Why ghost moose are so ticked off

Krystal Rancourt
24 July 2015

Above: A moose in winter (image © istockphoto.com/jentaylor)

Winter can be a harsh time for many animals, especially if they don’t hibernate or migrate for the season. Factors such as available food, temperature, and snow depth can affect an animal’s ability to survive. Moose are an example of a species that is generally well-adapted to winter conditions. Even if they usually can’t find enough food in winter to sustain their body weight, moose eat lots of woody plants in the summer to fatten up. Their long legs help them manoeuver through the deep snow and their large bodies mean they lose less heat (energy) than a smaller animal would.

Did you know? Moose infected by winter ticks have weakened immune systems, making them vulnerable to other infections such as lungworms. What moose aren’t well prepared for is climate change, and the parasitic ticks that thrive in warmer temperatures. In recent years, scientists have been trying come to terms with this new threat to moose populations in North America. There have been an increasing number of sightings of ghost moose. These are not moose demonstrating albinism, which causes all of a moose’s fur to be white. Rather, ghost moose have large patches of missing outer hair. The underlying hair and skin give them a ghostly appearance.

Ghost moose are victims of a parasitic tick, not a genetic disorder. The winter tick (Dermacentor albipictus) is not only causing moose to look different, but it may also be the cause of declining moose populations. The tick latches onto white-tailed deer, elk, and moose in order to survive harsh winter environments in its own way. However, the infestation affects moose much more severely. This is might be because moose only came to North America about 10,000 years ago, whereas white-tailed deer and elk have been here longer. White-tailed deer and elk are also known to lick off tick larvae when they latch on to prevent infestation. Moose tend to ignore the tick larvae and suffer the consequences.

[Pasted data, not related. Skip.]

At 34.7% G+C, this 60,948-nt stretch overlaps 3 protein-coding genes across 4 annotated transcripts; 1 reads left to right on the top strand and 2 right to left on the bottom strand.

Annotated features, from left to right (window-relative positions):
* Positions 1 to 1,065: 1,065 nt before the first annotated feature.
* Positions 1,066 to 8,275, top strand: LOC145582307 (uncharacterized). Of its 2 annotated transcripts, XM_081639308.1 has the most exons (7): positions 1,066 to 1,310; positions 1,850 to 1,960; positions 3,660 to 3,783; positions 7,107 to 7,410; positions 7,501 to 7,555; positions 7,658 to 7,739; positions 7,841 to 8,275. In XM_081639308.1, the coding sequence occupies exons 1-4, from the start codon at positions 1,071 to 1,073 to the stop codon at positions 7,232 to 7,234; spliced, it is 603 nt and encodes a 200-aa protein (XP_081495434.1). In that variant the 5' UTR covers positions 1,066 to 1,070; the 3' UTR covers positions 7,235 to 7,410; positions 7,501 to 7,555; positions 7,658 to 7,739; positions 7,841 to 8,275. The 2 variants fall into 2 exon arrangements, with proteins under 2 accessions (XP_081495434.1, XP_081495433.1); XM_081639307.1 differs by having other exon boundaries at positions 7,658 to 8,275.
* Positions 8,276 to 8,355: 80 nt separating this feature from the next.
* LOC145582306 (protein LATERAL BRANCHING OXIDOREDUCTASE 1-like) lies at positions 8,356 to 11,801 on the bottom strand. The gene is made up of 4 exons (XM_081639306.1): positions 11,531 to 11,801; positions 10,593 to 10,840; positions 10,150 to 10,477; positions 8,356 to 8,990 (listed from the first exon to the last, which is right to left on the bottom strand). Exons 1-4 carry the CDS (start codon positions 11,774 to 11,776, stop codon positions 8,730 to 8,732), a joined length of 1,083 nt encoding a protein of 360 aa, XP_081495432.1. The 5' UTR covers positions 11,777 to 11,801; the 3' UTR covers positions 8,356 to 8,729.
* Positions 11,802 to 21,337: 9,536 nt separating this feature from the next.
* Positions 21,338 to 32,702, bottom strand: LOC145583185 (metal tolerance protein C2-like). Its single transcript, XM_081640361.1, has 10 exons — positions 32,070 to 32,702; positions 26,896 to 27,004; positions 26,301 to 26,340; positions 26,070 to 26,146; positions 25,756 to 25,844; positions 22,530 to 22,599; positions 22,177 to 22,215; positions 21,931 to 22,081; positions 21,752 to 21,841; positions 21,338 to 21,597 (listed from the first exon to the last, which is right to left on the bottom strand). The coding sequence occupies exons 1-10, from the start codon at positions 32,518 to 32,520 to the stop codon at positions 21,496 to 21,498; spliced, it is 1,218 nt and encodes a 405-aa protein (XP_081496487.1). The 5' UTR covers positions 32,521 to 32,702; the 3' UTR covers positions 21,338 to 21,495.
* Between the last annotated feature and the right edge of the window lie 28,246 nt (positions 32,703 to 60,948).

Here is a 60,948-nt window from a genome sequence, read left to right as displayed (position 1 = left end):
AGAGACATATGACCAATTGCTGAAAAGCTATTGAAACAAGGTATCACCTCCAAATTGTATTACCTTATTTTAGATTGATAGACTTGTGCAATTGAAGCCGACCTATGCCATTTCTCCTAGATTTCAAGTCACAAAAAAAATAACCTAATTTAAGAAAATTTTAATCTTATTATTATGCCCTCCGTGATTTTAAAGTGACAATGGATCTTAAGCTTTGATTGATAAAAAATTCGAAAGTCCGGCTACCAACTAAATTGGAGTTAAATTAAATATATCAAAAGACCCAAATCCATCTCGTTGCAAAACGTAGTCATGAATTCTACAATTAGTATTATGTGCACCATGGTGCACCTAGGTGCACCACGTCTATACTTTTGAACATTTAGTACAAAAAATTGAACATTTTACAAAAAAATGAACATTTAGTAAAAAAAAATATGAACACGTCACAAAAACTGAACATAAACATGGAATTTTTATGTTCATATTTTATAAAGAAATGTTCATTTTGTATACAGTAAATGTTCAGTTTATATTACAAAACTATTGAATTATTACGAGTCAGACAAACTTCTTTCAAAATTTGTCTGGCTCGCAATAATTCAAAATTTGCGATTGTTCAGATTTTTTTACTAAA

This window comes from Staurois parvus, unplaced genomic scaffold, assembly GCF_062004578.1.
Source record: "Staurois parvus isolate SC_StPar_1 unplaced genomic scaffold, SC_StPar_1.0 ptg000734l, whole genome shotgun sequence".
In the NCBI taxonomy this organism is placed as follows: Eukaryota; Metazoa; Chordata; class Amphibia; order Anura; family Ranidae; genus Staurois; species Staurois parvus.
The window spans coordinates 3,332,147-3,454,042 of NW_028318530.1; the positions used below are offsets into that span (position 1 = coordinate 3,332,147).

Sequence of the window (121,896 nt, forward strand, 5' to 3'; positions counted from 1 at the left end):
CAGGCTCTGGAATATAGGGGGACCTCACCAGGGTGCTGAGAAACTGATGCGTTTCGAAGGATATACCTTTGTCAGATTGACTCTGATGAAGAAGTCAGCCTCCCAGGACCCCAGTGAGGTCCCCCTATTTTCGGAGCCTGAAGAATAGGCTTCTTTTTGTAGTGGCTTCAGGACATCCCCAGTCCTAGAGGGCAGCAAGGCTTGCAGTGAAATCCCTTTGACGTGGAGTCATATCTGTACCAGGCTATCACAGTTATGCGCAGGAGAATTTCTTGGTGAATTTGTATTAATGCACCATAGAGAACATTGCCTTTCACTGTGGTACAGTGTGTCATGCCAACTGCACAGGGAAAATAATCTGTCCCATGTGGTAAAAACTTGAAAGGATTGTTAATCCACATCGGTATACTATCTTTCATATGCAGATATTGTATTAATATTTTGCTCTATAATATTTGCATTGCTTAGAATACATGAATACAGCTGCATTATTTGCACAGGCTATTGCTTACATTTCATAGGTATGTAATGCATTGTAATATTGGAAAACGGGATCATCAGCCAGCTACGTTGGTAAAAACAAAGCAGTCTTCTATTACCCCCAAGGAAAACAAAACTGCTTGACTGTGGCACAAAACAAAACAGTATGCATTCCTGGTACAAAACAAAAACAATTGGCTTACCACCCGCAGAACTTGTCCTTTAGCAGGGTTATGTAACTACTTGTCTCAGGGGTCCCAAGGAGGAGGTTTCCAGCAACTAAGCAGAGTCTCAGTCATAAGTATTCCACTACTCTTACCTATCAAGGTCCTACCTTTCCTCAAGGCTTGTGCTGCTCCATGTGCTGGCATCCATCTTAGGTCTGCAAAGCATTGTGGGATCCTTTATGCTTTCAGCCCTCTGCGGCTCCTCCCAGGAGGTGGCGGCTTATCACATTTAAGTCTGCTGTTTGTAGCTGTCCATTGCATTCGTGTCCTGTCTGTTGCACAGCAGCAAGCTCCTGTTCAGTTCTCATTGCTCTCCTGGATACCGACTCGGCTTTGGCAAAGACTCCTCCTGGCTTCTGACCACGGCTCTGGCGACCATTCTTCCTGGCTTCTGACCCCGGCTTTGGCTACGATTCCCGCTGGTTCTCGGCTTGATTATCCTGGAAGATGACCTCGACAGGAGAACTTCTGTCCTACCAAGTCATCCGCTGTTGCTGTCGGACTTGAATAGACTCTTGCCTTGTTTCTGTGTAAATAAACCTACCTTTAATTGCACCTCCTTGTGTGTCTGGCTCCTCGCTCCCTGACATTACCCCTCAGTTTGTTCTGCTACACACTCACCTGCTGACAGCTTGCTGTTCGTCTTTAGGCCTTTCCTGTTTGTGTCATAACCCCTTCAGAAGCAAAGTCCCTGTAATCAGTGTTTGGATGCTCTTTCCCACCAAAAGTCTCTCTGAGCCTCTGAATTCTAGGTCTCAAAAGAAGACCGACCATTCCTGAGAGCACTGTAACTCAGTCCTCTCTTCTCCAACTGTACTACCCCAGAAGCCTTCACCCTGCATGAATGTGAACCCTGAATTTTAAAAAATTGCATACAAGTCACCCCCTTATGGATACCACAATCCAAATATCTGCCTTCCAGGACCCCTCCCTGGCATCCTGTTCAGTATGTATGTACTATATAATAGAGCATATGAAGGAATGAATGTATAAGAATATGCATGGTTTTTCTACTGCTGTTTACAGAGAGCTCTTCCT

Did you know? A typical infected moose will have around 32,500 winter ticks. The highest number of ticks ever recorded on a moose was 150,000.The winter tick lays its eggs in the spring under the leaf litter, the decomposing leaves that fell the previous fall. The eggs remain unhatched until cooler temperature arrive in the fall. Young ticks can sense the increase in carbon dioxide caused by a moose breathing and releasing heat. At this point, they migrate to tall grasses where they can latch onto passing moose and remain there until spring, when the cycle starts over again. Moose fur is a great environment for ticks to stay warm in the winter, as they feed off the larger animal’s blood.

When it feels irritation from the tick bites, an infected moose will scratch and groom itself to try and remove the ticks. This causes large patches of guard hairs—longer hairs that help protect insulating fur—to fall off. Without guard hairs, moose can end up losing large amounts of heat and even suffer from hypothermia. Blood flow is also essential for energy and, if they don’t get enough, moose become exhausted. To put things in perspective, a single moose that has 40,000 ticks can have its total blood supply drained. That’s 32 litres of blood! Infected moose can also spend more time scratching than feeding, which makes them even weaker and easy prey for wolves.